I think the good Dr has been a rather unfortunate here, by the sounds of it his researchers are entirely to blame. However he is ultimately responsible for the actions of his staff and this is why he has taken the decision to resign from his public appointments.

I wish more public figures acted with this level of integrity. We are seeing situations arise increasingly frequently where it turns out that no blame at all attaches it's self to public figures no matter what they or there staff/departments may have been engaged in and I hope the actions of this Dr can be a lesson to the next government minister who discovers his department has been acting illegally and realises that the excuse they didn't really bother to keep up to date with what their department was doing is not good enough.

Re:Bad Staff -- Bad Director Too (1)

greginnj (891863) | more than 8 years ago | (#14112773)

You'd better RTFA before you give Hwang any prizes -- this whole mess is only coming to light because a month ago, Gerald Schatten publicly announced he could no longer collaborate with Hwang's team because of possible ethical lapses. Hwang then tried to cover up the misdeeds of his staff... and now finally resigned.

Left unsaid in any coverage I've read is whether Hwang knew of any improper actions before Schatten's public announcement, but my guess is that Schatten first said something privately, then decided to go public when the response was inadequate. If there's a hero here, acting with a high level of integrity, it's Schatten, not Hwang.

Re:Bad Staff (1)

flyingsquid (813711) | more than 8 years ago | (#14113088)

I think the good Dr has been a rather unfortunate here, by the sounds of it his researchers are entirely to blame.

According to Dr. Hwang... who has already proven himself a less-than reliable source, since he's admitted to lying about the issue of paying for ova. Who, if he is guilty of misconduct, has a great deal to gain from pleading ignorance and pinning the blame on others. Furthermore, if he's guilty and he goes down, he probably takes a lot of people with him, and it does a major blow to the prestige of South Korea's medical research program, so there would be a strong incentive for other people to back up his version of events whether it's true or not. Anyhow, who knows I suppose... but something just doesn't smell right to me. Part of it is the way this whole thing is being handled- first a graduate student comes out and says she donated eggs, then she retracts the statement, but now we find out a year later this kind of stuff was going on? This smacks of coverup- not candor. It does not inspire confidence in the Good Dr.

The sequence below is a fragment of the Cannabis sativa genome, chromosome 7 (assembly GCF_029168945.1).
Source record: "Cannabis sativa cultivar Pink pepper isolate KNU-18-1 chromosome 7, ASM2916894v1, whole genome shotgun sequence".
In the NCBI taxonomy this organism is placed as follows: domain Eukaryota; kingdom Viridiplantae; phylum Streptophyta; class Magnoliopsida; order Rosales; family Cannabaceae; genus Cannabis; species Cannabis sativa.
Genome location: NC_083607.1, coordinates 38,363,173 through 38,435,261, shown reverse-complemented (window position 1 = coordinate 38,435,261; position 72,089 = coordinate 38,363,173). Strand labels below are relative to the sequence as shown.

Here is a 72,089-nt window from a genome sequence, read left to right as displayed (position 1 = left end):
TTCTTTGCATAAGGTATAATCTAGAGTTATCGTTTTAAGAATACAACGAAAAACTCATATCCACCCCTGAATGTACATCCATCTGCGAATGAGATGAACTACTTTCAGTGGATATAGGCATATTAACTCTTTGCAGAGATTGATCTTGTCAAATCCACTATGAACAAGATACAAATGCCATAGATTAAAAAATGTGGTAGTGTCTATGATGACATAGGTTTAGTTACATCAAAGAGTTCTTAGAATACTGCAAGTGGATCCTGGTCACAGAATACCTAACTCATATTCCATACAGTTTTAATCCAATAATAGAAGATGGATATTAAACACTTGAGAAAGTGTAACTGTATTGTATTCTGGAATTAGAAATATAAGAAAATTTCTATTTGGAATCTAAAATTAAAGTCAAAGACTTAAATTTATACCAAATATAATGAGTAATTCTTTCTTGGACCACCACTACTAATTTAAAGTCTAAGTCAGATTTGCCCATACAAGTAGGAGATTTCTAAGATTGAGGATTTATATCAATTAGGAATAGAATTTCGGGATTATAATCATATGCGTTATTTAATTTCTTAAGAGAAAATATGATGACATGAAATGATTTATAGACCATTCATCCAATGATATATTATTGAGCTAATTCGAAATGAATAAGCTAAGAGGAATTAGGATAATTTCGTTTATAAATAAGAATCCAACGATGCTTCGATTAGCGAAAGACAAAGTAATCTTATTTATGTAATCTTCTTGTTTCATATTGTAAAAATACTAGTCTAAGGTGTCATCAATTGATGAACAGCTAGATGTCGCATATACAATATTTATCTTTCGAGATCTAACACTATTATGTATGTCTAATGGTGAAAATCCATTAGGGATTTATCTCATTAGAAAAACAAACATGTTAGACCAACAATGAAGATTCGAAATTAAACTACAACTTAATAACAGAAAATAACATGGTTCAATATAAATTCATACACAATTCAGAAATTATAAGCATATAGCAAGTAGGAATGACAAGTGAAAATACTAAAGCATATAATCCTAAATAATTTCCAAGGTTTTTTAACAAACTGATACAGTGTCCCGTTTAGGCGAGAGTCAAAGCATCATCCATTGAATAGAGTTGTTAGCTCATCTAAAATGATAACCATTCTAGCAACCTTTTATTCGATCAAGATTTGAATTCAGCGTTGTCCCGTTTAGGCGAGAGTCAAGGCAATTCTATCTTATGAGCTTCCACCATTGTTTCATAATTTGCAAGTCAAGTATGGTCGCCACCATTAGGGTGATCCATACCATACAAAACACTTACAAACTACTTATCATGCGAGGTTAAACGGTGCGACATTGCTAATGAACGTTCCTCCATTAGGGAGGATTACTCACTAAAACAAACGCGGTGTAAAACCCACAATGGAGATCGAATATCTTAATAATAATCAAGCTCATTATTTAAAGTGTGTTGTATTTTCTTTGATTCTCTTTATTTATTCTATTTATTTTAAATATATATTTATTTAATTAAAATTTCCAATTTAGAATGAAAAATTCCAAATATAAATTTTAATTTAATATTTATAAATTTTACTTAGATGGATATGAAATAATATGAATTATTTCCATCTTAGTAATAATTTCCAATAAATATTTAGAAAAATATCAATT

It'd be nice to think that scientists weren't capable of being corrupted, but the truth is they are as human and as fallible as anyone else. That's another reason I tend to doubt his version of the facts. Maybe that's cynical, but on the other hand, it's only cynical if it's wrong. Anyhow, if you'd like to take a look at the facts yourself, here's a couple of other articles.

First, _Nature_'s take on it (man I wish I could be a fly on the wall in the _Nature_ office right now) http://www.nature.com/news/2005/051121/full/438405 a.html [nature.com]. Second, the NYTimes.com: http://www.nytimes.com/2005/11/25/international/as ia/25clone.html [nytimes.com]

Not the egg donation (1, Funny)

Anonymous Coward | more than 8 years ago | (#14112742)

The problem was not the eggs themselfs but the fact that he was alwasy making omlettes!

Revisionist? (3, Informative)

hwestiii (11787) | more than 8 years ago | (#14112772)

I don't know which version is correct, but the first time I saw this story reported the relevant facts were not that assistants had surreptitiously donated eggs, but that the primary researcher himself had compelled one or more assistants to donate their eggs.

Looks like a little further digging is in order to clear this up.

Re:Revisionist! (0)

Anonymous Coward | more than 8 years ago | (#14112817)

This is what I heard, too!

Re:Revisionist? (2, Insightful)

WindBourne (631190) | more than 8 years ago | (#14112895)

That is the whole problem. Assume that the researcher forced the assistant to give eggs. Obviously, that is wrong.